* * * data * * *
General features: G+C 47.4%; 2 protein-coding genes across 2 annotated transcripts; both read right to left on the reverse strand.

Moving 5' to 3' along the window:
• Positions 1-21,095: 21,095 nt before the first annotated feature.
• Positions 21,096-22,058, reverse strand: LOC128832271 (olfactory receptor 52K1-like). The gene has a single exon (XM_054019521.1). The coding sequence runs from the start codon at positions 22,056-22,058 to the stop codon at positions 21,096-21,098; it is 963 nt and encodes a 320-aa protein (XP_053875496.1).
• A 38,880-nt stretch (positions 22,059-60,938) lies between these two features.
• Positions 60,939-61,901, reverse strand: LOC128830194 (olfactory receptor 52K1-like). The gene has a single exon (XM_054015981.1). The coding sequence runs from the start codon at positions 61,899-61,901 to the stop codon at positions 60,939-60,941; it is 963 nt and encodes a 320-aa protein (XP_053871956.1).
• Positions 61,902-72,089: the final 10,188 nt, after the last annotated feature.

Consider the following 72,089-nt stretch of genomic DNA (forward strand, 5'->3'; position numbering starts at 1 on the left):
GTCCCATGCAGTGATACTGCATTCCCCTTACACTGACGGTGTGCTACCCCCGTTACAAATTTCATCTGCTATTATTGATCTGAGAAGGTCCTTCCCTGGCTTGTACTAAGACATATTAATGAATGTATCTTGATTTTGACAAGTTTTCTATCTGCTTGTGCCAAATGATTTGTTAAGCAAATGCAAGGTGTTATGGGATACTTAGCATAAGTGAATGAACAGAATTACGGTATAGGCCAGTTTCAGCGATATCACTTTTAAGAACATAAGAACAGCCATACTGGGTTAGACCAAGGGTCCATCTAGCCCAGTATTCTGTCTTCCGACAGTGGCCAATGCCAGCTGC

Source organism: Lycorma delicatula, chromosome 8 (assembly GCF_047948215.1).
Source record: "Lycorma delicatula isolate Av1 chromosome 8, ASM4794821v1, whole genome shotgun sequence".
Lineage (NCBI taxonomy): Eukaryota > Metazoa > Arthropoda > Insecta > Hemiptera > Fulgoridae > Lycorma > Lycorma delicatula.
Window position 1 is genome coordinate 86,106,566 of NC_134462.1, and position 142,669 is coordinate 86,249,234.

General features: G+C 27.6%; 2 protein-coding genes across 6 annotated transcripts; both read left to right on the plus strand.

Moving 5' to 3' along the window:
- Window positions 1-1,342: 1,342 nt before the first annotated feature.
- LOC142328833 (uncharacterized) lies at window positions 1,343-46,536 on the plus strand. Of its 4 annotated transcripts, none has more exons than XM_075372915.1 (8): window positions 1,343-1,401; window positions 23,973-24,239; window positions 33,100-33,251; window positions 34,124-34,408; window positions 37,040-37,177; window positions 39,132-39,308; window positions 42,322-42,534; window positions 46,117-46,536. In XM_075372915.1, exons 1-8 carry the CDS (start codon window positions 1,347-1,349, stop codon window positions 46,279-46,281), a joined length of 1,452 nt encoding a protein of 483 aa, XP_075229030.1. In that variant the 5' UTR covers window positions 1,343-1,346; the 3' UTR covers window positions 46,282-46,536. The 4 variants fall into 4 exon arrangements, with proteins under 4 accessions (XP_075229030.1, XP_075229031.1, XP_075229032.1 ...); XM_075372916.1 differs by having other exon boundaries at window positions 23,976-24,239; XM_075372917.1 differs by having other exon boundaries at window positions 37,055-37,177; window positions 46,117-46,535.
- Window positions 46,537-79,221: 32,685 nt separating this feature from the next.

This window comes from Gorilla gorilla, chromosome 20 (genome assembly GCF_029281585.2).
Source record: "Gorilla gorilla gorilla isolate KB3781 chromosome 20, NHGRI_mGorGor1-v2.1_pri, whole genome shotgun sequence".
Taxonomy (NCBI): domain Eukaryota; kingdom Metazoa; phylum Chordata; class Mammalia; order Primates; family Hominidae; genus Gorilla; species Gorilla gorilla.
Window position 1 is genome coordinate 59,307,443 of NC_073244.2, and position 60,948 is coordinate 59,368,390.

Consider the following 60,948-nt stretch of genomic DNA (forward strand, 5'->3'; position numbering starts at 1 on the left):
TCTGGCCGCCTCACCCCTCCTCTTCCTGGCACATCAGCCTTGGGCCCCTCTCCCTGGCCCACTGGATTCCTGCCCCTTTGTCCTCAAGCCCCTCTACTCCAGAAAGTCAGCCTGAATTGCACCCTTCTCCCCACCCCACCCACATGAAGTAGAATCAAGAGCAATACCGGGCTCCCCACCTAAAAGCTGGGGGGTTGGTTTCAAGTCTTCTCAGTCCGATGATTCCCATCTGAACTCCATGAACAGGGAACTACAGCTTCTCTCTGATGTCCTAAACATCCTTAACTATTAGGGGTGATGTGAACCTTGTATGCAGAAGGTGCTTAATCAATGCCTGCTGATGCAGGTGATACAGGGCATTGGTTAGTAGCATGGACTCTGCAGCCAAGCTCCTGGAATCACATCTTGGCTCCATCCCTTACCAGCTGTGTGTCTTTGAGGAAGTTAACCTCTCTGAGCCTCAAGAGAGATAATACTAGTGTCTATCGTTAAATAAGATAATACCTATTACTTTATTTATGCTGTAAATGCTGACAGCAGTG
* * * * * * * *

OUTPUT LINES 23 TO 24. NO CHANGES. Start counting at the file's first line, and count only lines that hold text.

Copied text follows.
Consider the following 60,948-nt stretch of genomic DNA (forward strand, 5'->3'; position numbering starts at 1 on the left):
TCTGGCCGCCTCACCCCTCCTCTTCCTGGCACATCAGCCTTGGGCCCCTCTCCCTGGCCCACTGGATTCCTGCCCCTTTGTCCTCAAGCCCCTCTACTCCAGAAAGTCAGCCTGAATTGCACCCTTCTCCCCACCCCACCCACATGAAGTAGAATCAAGAGCAATACCGGGCTCCCCACCTAAAAGCTGGGGGGTTGGTTTCAAGTCTTCTCAGTCCGATGATTCCCATCTGAACTCCATGAACAGGGAACTACAGCTTCTCTCTGATGTCCTAAACATCCTTAACTATTAGGGGTGATGTGAACCTTGTATGCAGAAGGTGCTTAATCAATGCCTGCTGATGCAGGTGATACAGGGCATTGGTTAGTAGCATGGACTCTGCAGCCAAGCTCCTGGAATCACATCTTGGCTCCATCCCTTACCAGCTGTGTGTCTTTGAGGAAGTTAACCTCTCTGAGCCTCAAGAGAGATAATACTAGTGTCTATCGTTAAATAAGATAATACCTATTACTTTATTTATGCTGTAAATGCTGACAGCAGTG